Harris’s basic premise is this: If ethics is about anything, it is about the conscious states of organisms able to experience consciousness. Any other definition is meaningless. Any action that has no actual or potential affect on the conscious state of an organism is by definition valueless. I think we can accept this claim as long as we are responsible about thinking about the broader affects that stem from our actions. If my action isn’t immoral to me, or you, or anyone else in the world, or anyone that may ever come along, if it causes no pain or suffering to any creature able to experience those states of consciousness, if there is no one around to care one way or the other, then what could possibly be immoral about anything?

Harris’s next point is a simple small jump. If ethics is about the conscious states of organisms, then this must by definition translate into facts about brains and their interaction with the world. This also seems uncontroversial. Assuming conscious states have a neurophysiological correlate (an extremely grounded assumption), then it’s obvious that science can give us a complete account of the ever evolving dynamic states of consciousness, the very thing that ethics is about. It’s worth pointing out that when Harris uses the word “science”, he is not talking about double blind research carried out in labs by people wearing white lab coats. Harris is defining science in the broadest way imaginable, as a process with respect for the scientific method, incorporating reason and logic and proper justification for beliefs (I sometimes think his definition of science is just “philosophy”, a label and pursuit he tries to keep himself separate from). Agree or disagree with his definition, just keep it in mind when evaluating his assertions, since many who disagree with him tend to ignore his encompassing view of science.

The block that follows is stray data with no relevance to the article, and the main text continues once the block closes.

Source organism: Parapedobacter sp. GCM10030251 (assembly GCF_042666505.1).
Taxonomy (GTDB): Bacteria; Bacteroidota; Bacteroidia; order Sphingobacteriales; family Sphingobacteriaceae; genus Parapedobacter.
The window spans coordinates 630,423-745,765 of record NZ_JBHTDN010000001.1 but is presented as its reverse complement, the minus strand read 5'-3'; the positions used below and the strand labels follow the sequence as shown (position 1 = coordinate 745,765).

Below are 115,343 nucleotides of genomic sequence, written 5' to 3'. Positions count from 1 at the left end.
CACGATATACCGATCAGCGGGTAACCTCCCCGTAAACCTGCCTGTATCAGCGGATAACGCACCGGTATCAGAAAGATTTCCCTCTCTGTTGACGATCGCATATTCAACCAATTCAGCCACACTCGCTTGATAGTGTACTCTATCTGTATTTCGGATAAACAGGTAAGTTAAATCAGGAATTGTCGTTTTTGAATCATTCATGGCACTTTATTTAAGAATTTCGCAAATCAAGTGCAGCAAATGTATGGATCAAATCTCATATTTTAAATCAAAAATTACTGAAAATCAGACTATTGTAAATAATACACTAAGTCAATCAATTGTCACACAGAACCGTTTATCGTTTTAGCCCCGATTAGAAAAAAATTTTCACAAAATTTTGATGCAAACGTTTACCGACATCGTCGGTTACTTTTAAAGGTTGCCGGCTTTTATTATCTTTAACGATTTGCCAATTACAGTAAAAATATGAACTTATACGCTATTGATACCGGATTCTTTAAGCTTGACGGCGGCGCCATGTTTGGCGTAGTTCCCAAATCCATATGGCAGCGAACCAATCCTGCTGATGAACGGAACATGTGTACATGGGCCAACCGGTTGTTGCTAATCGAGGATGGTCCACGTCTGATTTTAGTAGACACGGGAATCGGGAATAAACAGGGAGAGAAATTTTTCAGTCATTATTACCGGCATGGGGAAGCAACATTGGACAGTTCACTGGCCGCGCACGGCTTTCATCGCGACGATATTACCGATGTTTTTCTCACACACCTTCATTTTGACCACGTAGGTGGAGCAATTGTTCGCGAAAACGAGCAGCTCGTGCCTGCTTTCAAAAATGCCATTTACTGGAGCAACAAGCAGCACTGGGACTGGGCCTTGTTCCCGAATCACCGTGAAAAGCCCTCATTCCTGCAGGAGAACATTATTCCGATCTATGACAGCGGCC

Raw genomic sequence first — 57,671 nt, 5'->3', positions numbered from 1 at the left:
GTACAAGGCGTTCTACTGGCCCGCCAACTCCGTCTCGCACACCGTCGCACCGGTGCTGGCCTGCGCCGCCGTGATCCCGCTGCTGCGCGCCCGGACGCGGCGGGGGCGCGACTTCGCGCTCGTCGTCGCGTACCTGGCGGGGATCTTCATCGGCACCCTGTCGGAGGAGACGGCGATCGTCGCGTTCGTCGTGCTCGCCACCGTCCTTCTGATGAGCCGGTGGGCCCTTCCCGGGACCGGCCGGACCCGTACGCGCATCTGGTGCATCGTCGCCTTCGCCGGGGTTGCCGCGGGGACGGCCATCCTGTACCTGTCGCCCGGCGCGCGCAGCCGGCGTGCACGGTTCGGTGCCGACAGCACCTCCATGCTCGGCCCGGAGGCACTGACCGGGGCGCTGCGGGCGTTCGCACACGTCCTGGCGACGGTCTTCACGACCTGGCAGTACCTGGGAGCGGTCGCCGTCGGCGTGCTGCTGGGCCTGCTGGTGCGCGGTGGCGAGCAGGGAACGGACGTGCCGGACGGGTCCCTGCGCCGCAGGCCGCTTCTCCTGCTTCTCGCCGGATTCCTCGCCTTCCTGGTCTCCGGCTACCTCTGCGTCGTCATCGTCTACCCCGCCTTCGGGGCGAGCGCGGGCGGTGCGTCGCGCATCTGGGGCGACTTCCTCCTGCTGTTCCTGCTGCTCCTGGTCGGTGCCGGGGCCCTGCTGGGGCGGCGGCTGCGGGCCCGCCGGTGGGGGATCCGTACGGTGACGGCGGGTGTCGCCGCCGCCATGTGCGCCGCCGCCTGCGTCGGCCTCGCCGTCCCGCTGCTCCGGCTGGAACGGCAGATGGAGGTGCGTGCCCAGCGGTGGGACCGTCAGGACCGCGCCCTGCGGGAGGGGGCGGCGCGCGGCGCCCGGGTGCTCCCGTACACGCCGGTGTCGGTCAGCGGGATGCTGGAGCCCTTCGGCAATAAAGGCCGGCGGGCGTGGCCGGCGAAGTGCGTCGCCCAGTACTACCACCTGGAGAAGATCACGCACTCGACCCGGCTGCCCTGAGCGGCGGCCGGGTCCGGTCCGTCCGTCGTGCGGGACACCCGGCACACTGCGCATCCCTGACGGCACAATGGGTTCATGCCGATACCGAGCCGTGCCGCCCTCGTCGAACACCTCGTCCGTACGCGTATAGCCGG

But this can’t be it right? Ethics isn’t simply about conscious states; it’s about a certain type of conscious state. And here is where we start running into some conceptual problems, which to some degree I hate myself for having. Sam Harris’s next point is that ethics must specifically be about maximizing the well being of conscious organisms. On the one hand, this also seems uncontroversial. Moral concerns about the well being of other people very obviously translate into facts about how our thoughts and behaviors affect these people. Science can thus describe the result of this endeavor, and based on our goal of maximizing well being, determine what it is we ought to do.